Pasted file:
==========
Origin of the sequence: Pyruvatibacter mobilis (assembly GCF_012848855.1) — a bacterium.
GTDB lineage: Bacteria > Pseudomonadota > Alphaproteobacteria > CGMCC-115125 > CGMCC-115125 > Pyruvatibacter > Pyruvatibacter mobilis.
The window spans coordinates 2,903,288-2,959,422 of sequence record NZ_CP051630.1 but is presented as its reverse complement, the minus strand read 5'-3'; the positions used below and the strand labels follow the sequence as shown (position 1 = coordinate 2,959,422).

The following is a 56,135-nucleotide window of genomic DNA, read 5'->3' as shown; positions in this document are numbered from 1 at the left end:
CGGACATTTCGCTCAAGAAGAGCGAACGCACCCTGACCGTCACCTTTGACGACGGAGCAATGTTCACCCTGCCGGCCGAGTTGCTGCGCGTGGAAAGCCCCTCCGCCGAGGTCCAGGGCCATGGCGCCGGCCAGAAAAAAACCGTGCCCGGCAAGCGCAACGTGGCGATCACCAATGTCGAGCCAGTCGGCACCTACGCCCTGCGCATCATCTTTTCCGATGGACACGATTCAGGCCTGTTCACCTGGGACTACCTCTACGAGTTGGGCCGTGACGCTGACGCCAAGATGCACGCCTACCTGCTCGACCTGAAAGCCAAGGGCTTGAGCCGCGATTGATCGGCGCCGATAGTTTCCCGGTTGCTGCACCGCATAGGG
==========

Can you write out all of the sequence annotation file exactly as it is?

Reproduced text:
Origin of the sequence: Pyruvatibacter mobilis (assembly GCF_012848855.1) — a bacterium.
GTDB lineage: Bacteria > Pseudomonadota > Alphaproteobacteria > CGMCC-115125 > CGMCC-115125 > Pyruvatibacter > Pyruvatibacter mobilis.
The window spans coordinates 2,903,288-2,959,422 of sequence record NZ_CP051630.1 but is presented as its reverse complement, the minus strand read 5'-3'; the positions used below and the strand labels follow the sequence as shown (position 1 = coordinate 2,959,422).

The following is a 56,135-nucleotide window of genomic DNA, read 5'->3' as shown; positions in this document are numbered from 1 at the left end:
CGGACATTTCGCTCAAGAAGAGCGAACGCACCCTGACCGTCACCTTTGACGACGGAGCAATGTTCACCCTGCCGGCCGAGTTGCTGCGCGTGGAAAGCCCCTCCGCCGAGGTCCAGGGCCATGGCGCCGGCCAGAAAAAAACCGTGCCCGGCAAGCGCAACGTGGCGATCACCAATGTCGAGCCAGTCGGCACCTACGCCCTGCGCATCATCTTTTCCGATGGACACGATTCAGGCCTGTTCACCTGGGACTACCTCTACGAGTTGGGCCGTGACGCTGACGCCAAGATGCACGCCTACCTGCTCGACCTGAAAGCCAAGGGCTTGAGCCGCGATTGATCGGCGCCGATAGTTTCCCGGTTGCTGCACCGCATAGGG